Spring is definitely in the air, as demonstrated by tufts of snowdrops on the river bank, occasional flowering lesser celandine, and a great spotted woodpecker heard drumming on February 6th. More remarkable than all of these was a grass snake spotted on the surprisingly early date of the 19th. Not normally seen until late March or April, this individual emerged from hibernation after two days when the temperature crept up to an unseasonably high 15°C.

There were also signs that this is the transitional period between winter and spring; redwing are getting restless, and 11 were present on the 23rd; teal (left) are quite a rare visitor to Hambrook, so the presence of three on the 26th was another indication that these small duck were thinking about moving on to breeding sites. A handful nest in Kent, and about 4000 pairs breed in the UK, but the overwhelming majority of the half a million that overwinter here will return to northern Europe to nest. 

But the most exciting discovery was of a pair of shoveler (right) on a flooded portion of the boardwalk field on February 23rd – a new species for the Marshes and the 108th on the list of birds spotted here. Aptly named, the birds have an enormous, flattened bill which they use to scoop up invertebrates from the water surface. Like the teal, it is a fairly uncommon breeder in Kent, and most of the birds seen in the UK in winter will disappear to breed in northern Europe and western Russia.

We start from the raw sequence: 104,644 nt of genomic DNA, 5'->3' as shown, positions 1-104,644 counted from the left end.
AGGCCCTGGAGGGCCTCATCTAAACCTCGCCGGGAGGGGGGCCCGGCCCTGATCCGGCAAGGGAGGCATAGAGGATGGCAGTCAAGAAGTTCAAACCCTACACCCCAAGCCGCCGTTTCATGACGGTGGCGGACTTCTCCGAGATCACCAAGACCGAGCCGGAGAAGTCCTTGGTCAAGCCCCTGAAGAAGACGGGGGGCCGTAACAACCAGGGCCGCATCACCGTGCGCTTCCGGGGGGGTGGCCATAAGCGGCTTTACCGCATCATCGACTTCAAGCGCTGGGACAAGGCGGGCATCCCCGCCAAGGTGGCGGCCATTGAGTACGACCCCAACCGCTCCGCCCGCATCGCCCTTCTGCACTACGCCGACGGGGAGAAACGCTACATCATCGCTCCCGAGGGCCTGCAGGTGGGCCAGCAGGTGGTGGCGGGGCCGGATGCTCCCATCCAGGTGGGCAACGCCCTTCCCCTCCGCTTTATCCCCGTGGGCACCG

Visitors have been reporting the presence of a goosander, which has been seen on the river periodically since at least late December. Other notable bird records were 55 black-headed gulls on Tonford lake, the first buzzard for four months, and a water rail (left) in the flooded area of the boardwalk field. The water rail’s shape is remarkably like a diminutive moorhen, to which it is related, but it is far shyer, and can be almost impossible to find if it doesn’t emit its characteristic pig-like squeal.